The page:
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30 Days to Better Business Writing 17

30 Days to Better Business Writing 17

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key point: well-written press releases are more likely to get you favourable coverage in

the media

Forgive me if I go on at some length about this but I have strong feelings about press releases. They

could be much, much better.

In my former life as full-time journalist, I received (and ignored) thousands of press releases. I’ve seen

editors scan through a hundred email press releases in fve minutes and delete the lot. Before that, as a

CEO, I paid tens of thousands of pounds for shiny press releases that got us no coverage whatsoever.

Why are they so dreadful?

Press releases suffer from committee writing that turns steak into baby food. Not only that, but

marketing people compensate for lack of bite by adding hype words, jargon and self-important throat

clearing.

The worst sin is ‘Frankenquoting.’ Here’s an example:

“Nortel has established a legacy in innovation and will continue to push the envelope in delivering faster

and more effcient wireless capabilities with industry leaders like QUALCOMM,” said Jean-Luc Jezouin,

vice-president, GSM/UMTS product line management, Nortel.

Nobody talks to their friends like this but PR people think that they can excuse purple prose by

pretending that someone with a big title said it.

How to make them better?

Here’s my recipe for better press releases. I’d like to think that any company that adopts this approach

will stand out from the pack so much that they will be overwhelmed with gratitude and coverage.

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write descriptive headlines that explain why the story is interesting.

1.

If you can’t, it isn’t. So don’t

put out a press release.

keep them short and factual.

2.

250 words should be the upper limit. By all means link to a website

that contains more detailed information.

Make the frst sentence and the frst paragraph work for their living.

3.

Always include contact details.

4.

Many don’t. What’s the point of that?

If you quote anyone, do a real interview and pick a good quote.

5.

Customers and independent

experts are more interesting that company notables.

One writer, one subeditor, one proofreader, one lawyer.

6.

Everyone else has an opinion but not a

veto.

Try writing a letter

7.

to your grandmother explaining why the news in the press release is important.

Bingo, there’s your opening paragraph.

Alternatively try telling a story.

8.

What, who, where, when, how and why.

Make sure you

9.

redact any version control history from Word documents. There’s usually a better

story for journalists in the stuff you removed at the last minute than in what you actually wrote.

Try a new medium such as podcasts or blogs.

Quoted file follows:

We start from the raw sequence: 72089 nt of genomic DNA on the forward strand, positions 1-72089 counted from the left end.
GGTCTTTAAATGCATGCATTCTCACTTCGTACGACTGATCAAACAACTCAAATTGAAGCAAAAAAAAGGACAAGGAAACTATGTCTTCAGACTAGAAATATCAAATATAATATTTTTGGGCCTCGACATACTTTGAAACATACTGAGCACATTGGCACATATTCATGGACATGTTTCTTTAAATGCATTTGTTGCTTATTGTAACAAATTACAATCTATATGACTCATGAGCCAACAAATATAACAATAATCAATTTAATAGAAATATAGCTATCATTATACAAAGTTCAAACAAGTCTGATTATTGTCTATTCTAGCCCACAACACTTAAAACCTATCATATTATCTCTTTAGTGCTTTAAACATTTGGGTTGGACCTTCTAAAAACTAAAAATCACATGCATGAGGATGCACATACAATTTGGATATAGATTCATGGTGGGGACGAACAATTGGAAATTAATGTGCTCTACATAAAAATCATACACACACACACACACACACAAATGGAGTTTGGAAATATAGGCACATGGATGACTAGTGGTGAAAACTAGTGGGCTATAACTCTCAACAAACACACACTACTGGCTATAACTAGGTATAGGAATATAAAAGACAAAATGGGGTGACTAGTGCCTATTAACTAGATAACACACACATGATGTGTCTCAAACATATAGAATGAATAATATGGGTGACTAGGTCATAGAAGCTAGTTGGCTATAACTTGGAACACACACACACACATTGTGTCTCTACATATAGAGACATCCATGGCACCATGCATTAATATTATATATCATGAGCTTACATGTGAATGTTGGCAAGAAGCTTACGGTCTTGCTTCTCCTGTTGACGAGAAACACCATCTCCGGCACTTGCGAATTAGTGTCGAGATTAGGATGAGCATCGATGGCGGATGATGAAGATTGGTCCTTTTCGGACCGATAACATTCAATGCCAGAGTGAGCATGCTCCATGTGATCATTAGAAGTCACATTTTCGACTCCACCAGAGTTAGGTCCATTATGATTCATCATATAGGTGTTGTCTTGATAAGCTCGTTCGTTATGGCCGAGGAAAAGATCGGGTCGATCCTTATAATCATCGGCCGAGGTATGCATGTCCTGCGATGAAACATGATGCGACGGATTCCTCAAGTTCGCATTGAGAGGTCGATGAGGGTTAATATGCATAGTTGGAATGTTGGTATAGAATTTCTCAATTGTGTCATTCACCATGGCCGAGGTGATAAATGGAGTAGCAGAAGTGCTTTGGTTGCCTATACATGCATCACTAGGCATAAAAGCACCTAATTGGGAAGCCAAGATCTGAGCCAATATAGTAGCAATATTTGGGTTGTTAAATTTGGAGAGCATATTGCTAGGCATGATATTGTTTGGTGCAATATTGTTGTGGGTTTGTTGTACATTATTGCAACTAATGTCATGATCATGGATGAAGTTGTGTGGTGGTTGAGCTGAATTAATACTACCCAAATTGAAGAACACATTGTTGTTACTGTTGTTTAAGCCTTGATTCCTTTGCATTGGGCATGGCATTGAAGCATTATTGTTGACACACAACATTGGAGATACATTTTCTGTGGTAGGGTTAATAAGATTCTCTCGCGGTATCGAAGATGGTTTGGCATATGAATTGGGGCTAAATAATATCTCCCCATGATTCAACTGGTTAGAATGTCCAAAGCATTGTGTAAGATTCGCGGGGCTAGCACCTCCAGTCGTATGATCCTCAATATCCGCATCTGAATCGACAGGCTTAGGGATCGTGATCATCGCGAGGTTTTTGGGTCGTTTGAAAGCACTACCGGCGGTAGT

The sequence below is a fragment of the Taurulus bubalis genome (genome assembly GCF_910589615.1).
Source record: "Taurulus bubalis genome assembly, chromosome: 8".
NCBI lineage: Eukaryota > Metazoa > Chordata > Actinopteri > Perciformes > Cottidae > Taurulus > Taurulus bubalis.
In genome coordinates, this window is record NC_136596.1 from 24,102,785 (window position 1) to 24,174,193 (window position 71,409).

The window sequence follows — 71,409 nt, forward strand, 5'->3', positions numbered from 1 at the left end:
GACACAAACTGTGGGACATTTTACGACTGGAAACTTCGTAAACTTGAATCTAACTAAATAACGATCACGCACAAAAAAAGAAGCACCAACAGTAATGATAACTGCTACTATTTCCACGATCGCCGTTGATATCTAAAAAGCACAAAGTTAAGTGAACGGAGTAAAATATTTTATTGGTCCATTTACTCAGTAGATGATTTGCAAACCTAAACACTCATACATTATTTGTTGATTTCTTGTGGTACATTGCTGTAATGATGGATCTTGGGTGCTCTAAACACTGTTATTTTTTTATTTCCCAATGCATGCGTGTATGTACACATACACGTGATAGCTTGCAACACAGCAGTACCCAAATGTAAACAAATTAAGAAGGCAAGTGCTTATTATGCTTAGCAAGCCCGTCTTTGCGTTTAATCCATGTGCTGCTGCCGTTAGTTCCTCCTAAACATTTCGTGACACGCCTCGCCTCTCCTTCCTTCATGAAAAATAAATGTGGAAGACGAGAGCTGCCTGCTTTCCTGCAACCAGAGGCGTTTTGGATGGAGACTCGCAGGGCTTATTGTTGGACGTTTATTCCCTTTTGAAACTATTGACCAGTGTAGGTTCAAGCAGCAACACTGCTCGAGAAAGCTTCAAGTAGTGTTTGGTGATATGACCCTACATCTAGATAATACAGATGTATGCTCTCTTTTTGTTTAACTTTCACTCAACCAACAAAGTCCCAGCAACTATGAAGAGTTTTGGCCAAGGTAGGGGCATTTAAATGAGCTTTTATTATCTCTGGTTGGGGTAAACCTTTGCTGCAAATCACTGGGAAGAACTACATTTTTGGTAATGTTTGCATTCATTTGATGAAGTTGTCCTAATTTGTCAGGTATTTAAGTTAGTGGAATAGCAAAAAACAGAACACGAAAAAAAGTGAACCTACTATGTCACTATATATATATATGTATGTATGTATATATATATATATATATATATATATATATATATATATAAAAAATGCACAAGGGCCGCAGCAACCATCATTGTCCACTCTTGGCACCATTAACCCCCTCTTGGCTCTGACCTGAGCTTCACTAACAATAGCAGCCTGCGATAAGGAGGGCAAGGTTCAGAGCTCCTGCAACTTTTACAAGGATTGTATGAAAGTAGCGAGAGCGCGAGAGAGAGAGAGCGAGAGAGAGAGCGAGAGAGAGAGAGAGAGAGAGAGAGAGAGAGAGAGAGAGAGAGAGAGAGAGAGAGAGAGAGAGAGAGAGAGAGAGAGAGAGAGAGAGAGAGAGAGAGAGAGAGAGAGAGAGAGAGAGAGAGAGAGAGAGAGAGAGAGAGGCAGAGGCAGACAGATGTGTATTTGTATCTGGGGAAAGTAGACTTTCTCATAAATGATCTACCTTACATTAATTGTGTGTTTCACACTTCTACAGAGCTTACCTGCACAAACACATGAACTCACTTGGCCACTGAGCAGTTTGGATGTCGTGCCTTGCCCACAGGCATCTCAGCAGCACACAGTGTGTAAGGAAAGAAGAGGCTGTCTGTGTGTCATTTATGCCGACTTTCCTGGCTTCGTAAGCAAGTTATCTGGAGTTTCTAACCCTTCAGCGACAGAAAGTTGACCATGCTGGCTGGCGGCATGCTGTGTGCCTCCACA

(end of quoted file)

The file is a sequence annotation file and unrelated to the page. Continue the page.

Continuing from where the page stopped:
10.

If nothing else, it will force you to abandon the tired

old press release template.

There are many voices calling for the death of the press release. What is needed is not execution but

reform. Here are my tips and suggestions for doing it:

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21preparation

Have something interesting to say.

1.

A press release implies something newsworthy. A press release

that isn’t is another form of spam. Don’t cry wolf when there isn’t one.

remember your audience,

2.

forget your client. A press release that your client loves is not as useful

as a press release a journalist (and her editor) loves. Make sure your press release will help sell the

story and get you coverage.

Yes, journalists are cynical and lazy.

3.

Deal with it. Be uncynical. Work harder. Don’t assume an

adversarial position. Don’t stoop to their level. (See The top ten lies of PR companies.) Trust me;

you’ll get back what you put in.

Look at bad pitches.

4.

Studying bad pitches is a great way to learn about what mistakes to avoid.

Sign up for some press release services such as PR Newswire. Also check out the Bad Pitch Blog.

read the blogs and magazines of the people you are trying to reach.

5.

This is the best way to

understand what they are looking for in a story.

Use surveys sparingly.

6.

Surveys are the traditional standby for a PR company in want of news. They

can be effective, but I think the public and journalists are getting increasingly sceptical. See my blog

post: Surveys: uses and abuses for writers and PRs.

write it well

We have covered many of these lessons earlier in this course:

Be brief.

1.

Most press releases would be more readable, more credible and more memorable if they

were about 25-30 percent shorter.

Get to the point.

2.

Most press releases start with a paragraph of pious throat-clearing about how

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great the company is. You need to open strong and get straight to the point.

killer lede

3.

. As with any article, the frst sentence is the most important. You should aim to put as

much work into the frst sentence as into the whole of the rest of the press release. It needs to

convince a busy, cynical journalist to read on.

Eliminate words.

4.

You can cut out about a third of the copy in a typical press release and it will read

better and more convincingly.

Be scannable.

5.

Press releases are very temporary documents. Readers don’t give them a lot of time

because they are not, usually, a high priority. This is a lot like websites and one of the key lessons of

writing for the web is to be scannable. That means using bullet points, sidebars, pull quotes, bold,

underlining, lines and other page structures to make it easy to scan the page rather than read it

from start to fnish.

Tell a story.

6.

Human beings tell stories. They don’t go to the coffee house and share press releases

or soundbites.

Construct an argument.

7.

As an alternative to the story-telling approach, construct a compelling

argument using The Pyramid Principle: state a problem then explain how your product or service

solves it.

Create a sense of place.

8.

Was the product invented somewhere? Did you make an important an-

nouncement in an interesting building? Try, somehow, to anchor the press release in a real place. It

will ground it and add credibility because most press releases seem to take place in the corporate

ether.

reveal personality.

9.

Again, it will enhance your credibility and make the press release more